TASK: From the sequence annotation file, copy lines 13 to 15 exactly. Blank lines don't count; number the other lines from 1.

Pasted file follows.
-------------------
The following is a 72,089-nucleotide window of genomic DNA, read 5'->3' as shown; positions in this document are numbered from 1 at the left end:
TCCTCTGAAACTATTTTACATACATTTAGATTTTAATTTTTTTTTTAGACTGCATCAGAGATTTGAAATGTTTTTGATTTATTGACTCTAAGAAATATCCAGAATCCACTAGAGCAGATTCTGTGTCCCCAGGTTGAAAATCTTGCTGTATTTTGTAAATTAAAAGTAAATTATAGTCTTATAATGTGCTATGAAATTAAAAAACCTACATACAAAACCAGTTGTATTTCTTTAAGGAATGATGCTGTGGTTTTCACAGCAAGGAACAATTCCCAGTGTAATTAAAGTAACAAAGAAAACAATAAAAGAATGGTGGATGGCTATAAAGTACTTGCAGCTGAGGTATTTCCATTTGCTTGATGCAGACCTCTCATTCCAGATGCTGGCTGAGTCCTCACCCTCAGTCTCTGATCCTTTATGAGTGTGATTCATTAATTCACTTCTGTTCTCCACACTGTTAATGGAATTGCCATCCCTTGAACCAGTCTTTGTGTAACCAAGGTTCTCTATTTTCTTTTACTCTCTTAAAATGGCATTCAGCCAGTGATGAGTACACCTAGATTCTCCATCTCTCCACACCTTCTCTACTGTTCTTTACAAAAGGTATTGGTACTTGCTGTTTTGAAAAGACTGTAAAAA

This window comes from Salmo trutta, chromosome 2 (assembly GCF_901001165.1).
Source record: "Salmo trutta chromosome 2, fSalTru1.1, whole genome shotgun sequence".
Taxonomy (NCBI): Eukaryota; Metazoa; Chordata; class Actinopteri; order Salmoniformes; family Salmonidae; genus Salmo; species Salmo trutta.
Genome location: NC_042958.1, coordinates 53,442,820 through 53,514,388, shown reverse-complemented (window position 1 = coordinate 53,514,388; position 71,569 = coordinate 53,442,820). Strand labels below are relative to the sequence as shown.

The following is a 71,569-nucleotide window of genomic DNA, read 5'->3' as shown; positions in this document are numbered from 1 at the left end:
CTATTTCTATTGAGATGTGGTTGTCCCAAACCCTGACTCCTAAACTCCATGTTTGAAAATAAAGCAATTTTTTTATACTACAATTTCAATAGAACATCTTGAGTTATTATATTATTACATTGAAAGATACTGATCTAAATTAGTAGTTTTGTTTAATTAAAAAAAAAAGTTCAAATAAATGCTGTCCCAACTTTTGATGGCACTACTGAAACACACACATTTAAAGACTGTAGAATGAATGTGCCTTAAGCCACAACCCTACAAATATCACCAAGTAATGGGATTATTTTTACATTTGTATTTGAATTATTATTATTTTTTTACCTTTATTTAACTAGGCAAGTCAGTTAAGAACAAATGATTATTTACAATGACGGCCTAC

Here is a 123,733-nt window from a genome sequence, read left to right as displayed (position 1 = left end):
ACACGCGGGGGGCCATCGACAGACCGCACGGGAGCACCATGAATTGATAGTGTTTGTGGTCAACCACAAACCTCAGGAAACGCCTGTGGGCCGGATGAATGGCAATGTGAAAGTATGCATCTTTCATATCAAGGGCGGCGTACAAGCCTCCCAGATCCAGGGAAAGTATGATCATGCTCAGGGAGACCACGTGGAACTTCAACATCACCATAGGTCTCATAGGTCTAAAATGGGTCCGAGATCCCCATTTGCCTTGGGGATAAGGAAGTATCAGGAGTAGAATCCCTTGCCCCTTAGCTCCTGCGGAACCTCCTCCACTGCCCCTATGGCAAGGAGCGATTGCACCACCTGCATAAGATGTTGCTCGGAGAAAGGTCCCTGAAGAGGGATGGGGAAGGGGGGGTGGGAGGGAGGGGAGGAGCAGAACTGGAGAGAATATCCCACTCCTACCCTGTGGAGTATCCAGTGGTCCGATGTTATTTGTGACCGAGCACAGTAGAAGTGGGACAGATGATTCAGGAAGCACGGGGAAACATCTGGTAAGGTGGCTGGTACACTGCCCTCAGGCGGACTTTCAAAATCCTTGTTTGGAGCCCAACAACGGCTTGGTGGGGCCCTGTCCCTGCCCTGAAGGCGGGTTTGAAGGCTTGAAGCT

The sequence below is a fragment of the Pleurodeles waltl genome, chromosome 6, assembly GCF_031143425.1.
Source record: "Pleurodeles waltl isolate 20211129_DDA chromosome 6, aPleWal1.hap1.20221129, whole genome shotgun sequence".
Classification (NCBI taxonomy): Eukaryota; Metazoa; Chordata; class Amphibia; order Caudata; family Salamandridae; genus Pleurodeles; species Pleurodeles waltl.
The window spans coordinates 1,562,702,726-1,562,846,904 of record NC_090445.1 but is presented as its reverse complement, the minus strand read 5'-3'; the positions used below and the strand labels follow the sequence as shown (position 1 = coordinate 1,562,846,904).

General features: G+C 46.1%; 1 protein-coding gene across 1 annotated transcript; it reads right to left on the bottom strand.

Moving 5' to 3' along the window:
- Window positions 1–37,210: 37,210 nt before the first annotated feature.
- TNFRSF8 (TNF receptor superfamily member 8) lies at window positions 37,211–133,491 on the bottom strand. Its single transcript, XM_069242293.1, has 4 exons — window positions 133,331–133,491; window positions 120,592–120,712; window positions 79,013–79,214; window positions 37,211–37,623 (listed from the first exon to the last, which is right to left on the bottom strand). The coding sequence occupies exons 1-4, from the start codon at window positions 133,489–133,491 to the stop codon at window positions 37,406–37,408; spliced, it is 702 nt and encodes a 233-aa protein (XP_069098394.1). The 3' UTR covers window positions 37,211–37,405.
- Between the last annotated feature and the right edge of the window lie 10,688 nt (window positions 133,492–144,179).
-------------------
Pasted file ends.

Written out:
Classification (NCBI taxonomy): Eukaryota; Metazoa; Chordata; class Amphibia; order Caudata; family Salamandridae; genus Pleurodeles; species Pleurodeles waltl.
The window spans coordinates 1,562,702,726-1,562,846,904 of record NC_090445.1 but is presented as its reverse complement, the minus strand read 5'-3'; the positions used below and the strand labels follow the sequence as shown (position 1 = coordinate 1,562,846,904).

General features: G+C 46.1%; 1 protein-coding gene across 1 annotated transcript; it reads right to left on the bottom strand.